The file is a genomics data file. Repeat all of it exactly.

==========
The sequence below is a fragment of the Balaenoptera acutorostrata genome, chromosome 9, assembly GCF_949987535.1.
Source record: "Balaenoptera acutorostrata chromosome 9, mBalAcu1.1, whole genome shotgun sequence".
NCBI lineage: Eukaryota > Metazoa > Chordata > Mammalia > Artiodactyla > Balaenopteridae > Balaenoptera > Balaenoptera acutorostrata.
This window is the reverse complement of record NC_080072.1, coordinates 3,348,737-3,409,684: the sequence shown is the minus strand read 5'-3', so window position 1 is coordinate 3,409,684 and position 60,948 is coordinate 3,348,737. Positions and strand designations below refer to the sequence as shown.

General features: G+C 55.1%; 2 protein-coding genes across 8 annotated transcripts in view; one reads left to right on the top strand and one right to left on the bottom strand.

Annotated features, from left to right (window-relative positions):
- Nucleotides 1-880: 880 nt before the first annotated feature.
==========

The sequence below is a fragment of the Balaenoptera acutorostrata genome, chromosome 9, assembly GCF_949987535.1.
Source record: "Balaenoptera acutorostrata chromosome 9, mBalAcu1.1, whole genome shotgun sequence".
NCBI lineage: Eukaryota > Metazoa > Chordata > Mammalia > Artiodactyla > Balaenopteridae > Balaenoptera > Balaenoptera acutorostrata.
This window is the reverse complement of record NC_080072.1, coordinates 3,348,737-3,409,684: the sequence shown is the minus strand read 5'-3', so window position 1 is coordinate 3,409,684 and position 60,948 is coordinate 3,348,737. Positions and strand designations below refer to the sequence as shown.

General features: G+C 55.1%; 2 protein-coding genes across 8 annotated transcripts in view; one reads left to right on the top strand and one right to left on the bottom strand.

Annotated features, from left to right (window-relative positions):
- Nucleotides 1-880: 880 nt before the first annotated feature.